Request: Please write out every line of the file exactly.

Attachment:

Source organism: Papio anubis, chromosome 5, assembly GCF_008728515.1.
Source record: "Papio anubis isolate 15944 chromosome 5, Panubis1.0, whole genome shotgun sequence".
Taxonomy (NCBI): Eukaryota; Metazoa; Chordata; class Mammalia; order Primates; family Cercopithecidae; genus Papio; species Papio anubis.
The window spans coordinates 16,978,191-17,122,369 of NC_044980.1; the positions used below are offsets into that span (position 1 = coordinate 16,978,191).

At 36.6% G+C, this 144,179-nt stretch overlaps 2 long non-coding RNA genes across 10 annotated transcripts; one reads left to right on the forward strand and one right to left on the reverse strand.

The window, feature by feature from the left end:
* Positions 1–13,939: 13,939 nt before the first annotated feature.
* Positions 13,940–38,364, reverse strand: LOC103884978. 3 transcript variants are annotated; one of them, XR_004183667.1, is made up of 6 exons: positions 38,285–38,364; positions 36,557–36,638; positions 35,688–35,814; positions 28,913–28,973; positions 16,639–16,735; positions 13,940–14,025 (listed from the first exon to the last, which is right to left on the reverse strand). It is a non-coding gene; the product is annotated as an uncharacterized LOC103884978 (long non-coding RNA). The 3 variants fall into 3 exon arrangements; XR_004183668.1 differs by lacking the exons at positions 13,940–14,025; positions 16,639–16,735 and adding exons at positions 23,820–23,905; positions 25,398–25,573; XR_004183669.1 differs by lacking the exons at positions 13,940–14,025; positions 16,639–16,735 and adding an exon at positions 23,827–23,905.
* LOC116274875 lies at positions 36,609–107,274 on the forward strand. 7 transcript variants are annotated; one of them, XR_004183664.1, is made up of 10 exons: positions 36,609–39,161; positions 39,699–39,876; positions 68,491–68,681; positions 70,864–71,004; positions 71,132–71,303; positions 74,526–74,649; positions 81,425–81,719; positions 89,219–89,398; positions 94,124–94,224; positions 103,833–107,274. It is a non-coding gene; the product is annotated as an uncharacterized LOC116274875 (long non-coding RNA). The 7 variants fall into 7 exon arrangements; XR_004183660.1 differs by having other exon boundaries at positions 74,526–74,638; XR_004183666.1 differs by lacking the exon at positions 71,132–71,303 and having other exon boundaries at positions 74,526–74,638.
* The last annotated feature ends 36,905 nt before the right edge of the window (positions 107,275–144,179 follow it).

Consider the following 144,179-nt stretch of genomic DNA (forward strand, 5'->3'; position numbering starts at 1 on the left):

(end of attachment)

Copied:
Source organism: Papio anubis, chromosome 5, assembly GCF_008728515.1.
Source record: "Papio anubis isolate 15944 chromosome 5, Panubis1.0, whole genome shotgun sequence".
Taxonomy (NCBI): Eukaryota; Metazoa; Chordata; class Mammalia; order Primates; family Cercopithecidae; genus Papio; species Papio anubis.
The window spans coordinates 16,978,191-17,122,369 of NC_044980.1; the positions used below are offsets into that span (position 1 = coordinate 16,978,191).

At 36.6% G+C, this 144,179-nt stretch overlaps 2 long non-coding RNA genes across 10 annotated transcripts; one reads left to right on the forward strand and one right to left on the reverse strand.

The window, feature by feature from the left end:
* Positions 1–13,939: 13,939 nt before the first annotated feature.
* Positions 13,940–38,364, reverse strand: LOC103884978. 3 transcript variants are annotated; one of them, XR_004183667.1, is made up of 6 exons: positions 38,285–38,364; positions 36,557–36,638; positions 35,688–35,814; positions 28,913–28,973; positions 16,639–16,735; positions 13,940–14,025 (listed from the first exon to the last, which is right to left on the reverse strand). It is a non-coding gene; the product is annotated as an uncharacterized LOC103884978 (long non-coding RNA). The 3 variants fall into 3 exon arrangements; XR_004183668.1 differs by lacking the exons at positions 13,940–14,025; positions 16,639–16,735 and adding exons at positions 23,820–23,905; positions 25,398–25,573; XR_004183669.1 differs by lacking the exons at positions 13,940–14,025; positions 16,639–16,735 and adding an exon at positions 23,827–23,905.
* LOC116274875 lies at positions 36,609–107,274 on the forward strand. 7 transcript variants are annotated; one of them, XR_004183664.1, is made up of 10 exons: positions 36,609–39,161; positions 39,699–39,876; positions 68,491–68,681; positions 70,864–71,004; positions 71,132–71,303; positions 74,526–74,649; positions 81,425–81,719; positions 89,219–89,398; positions 94,124–94,224; positions 103,833–107,274. It is a non-coding gene; the product is annotated as an uncharacterized LOC116274875 (long non-coding RNA). The 7 variants fall into 7 exon arrangements; XR_004183660.1 differs by having other exon boundaries at positions 74,526–74,638; XR_004183666.1 differs by lacking the exon at positions 71,132–71,303 and having other exon boundaries at positions 74,526–74,638.
* The last annotated feature ends 36,905 nt before the right edge of the window (positions 107,275–144,179 follow it).

Consider the following 144,179-nt stretch of genomic DNA (forward strand, 5'->3'; position numbering starts at 1 on the left):